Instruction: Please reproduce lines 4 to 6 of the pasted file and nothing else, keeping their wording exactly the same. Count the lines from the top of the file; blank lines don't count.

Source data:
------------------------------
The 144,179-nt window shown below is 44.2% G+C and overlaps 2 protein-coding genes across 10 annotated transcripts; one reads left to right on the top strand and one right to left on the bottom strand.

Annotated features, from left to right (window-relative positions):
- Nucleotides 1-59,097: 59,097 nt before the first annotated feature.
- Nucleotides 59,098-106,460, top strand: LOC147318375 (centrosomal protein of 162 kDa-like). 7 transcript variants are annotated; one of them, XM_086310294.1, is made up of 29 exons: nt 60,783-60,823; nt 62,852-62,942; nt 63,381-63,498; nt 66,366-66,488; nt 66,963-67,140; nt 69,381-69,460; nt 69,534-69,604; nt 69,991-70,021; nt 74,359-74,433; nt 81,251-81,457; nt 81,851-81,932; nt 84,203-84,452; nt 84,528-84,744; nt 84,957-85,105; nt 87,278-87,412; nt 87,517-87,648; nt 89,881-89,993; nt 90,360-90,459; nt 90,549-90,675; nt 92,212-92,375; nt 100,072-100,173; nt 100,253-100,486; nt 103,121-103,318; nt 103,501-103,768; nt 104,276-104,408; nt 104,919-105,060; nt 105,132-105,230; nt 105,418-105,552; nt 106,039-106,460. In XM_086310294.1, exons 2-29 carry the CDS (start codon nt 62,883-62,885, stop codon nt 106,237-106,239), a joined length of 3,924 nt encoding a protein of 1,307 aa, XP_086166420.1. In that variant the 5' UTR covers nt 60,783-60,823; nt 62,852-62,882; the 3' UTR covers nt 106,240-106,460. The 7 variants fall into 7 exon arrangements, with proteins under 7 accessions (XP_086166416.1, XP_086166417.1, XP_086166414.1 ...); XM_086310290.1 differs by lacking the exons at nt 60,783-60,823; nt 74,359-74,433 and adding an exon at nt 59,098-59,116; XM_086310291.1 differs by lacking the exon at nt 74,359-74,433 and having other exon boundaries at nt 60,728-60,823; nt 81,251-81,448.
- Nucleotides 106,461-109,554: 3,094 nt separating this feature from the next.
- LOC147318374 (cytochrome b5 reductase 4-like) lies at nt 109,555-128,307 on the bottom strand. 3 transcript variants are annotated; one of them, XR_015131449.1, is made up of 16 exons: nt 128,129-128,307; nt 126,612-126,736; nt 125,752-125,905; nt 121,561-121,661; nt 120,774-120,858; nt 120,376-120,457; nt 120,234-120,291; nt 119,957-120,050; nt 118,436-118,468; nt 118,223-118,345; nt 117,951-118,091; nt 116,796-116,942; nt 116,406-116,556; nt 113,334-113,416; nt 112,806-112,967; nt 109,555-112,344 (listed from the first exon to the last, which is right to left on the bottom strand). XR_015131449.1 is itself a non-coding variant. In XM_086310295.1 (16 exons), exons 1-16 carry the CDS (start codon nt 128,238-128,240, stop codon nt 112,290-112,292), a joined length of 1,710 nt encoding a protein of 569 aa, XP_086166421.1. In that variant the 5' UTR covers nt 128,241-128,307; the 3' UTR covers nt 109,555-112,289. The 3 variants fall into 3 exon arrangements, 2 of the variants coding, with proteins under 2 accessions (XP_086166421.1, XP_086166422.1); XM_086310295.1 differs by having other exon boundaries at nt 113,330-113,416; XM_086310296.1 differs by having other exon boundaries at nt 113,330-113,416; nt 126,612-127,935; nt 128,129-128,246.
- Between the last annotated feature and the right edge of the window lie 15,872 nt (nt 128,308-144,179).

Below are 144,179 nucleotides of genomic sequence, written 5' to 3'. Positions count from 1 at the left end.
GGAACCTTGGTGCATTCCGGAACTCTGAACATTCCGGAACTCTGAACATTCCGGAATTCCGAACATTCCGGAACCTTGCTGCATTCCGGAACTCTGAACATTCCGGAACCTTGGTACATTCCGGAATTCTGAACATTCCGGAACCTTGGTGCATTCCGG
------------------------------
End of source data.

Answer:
- Nucleotides 59,098-106,460, top strand: LOC147318375 (centrosomal protein of 162 kDa-like). 7 transcript variants are annotated; one of them, XM_086310294.1, is made up of 29 exons: nt 60,783-60,823; nt 62,852-62,942; nt 63,381-63,498; nt 66,366-66,488; nt 66,963-67,140; nt 69,381-69,460; nt 69,534-69,604; nt 69,991-70,021; nt 74,359-74,433; nt 81,251-81,457; nt 81,851-81,932; nt 84,203-84,452; nt 84,528-84,744; nt 84,957-85,105; nt 87,278-87,412; nt 87,517-87,648; nt 89,881-89,993; nt 90,360-90,459; nt 90,549-90,675; nt 92,212-92,375; nt 100,072-100,173; nt 100,253-100,486; nt 103,121-103,318; nt 103,501-103,768; nt 104,276-104,408; nt 104,919-105,060; nt 105,132-105,230; nt 105,418-105,552; nt 106,039-106,460. In XM_086310294.1, exons 2-29 carry the CDS (start codon nt 62,883-62,885, stop codon nt 106,237-106,239), a joined length of 3,924 nt encoding a protein of 1,307 aa, XP_086166420.1. In that variant the 5' UTR covers nt 60,783-60,823; nt 62,852-62,882; the 3' UTR covers nt 106,240-106,460. The 7 variants fall into 7 exon arrangements, with proteins under 7 accessions (XP_086166416.1, XP_086166417.1, XP_086166414.1 ...); XM_086310290.1 differs by lacking the exons at nt 60,783-60,823; nt 74,359-74,433 and adding an exon at nt 59,098-59,116; XM_086310291.1 differs by lacking the exon at nt 74,359-74,433 and having other exon boundaries at nt 60,728-60,823; nt 81,251-81,448.
- Nucleotides 106,461-109,554: 3,094 nt separating this feature from the next.
- LOC147318374 (cytochrome b5 reductase 4-like) lies at nt 109,555-128,307 on the bottom strand. 3 transcript variants are annotated; one of them, XR_015131449.1, is made up of 16 exons: nt 128,129-128,307; nt 126,612-126,736; nt 125,752-125,905; nt 121,561-121,661; nt 120,774-120,858; nt 120,376-120,457; nt 120,234-120,291; nt 119,957-120,050; nt 118,436-118,468; nt 118,223-118,345; nt 117,951-118,091; nt 116,796-116,942; nt 116,406-116,556; nt 113,334-113,416; nt 112,806-112,967; nt 109,555-112,344 (listed from the first exon to the last, which is right to left on the bottom strand). XR_015131449.1 is itself a non-coding variant. In XM_086310295.1 (16 exons), exons 1-16 carry the CDS (start codon nt 128,238-128,240, stop codon nt 112,290-112,292), a joined length of 1,710 nt encoding a protein of 569 aa, XP_086166421.1. In that variant the 5' UTR covers nt 128,241-128,307; the 3' UTR covers nt 109,555-112,289. The 3 variants fall into 3 exon arrangements, 2 of the variants coding, with proteins under 2 accessions (XP_086166421.1, XP_086166422.1); XM_086310295.1 differs by having other exon boundaries at nt 113,330-113,416; XM_086310296.1 differs by having other exon boundaries at nt 113,330-113,416; nt 126,612-127,935; nt 128,129-128,246.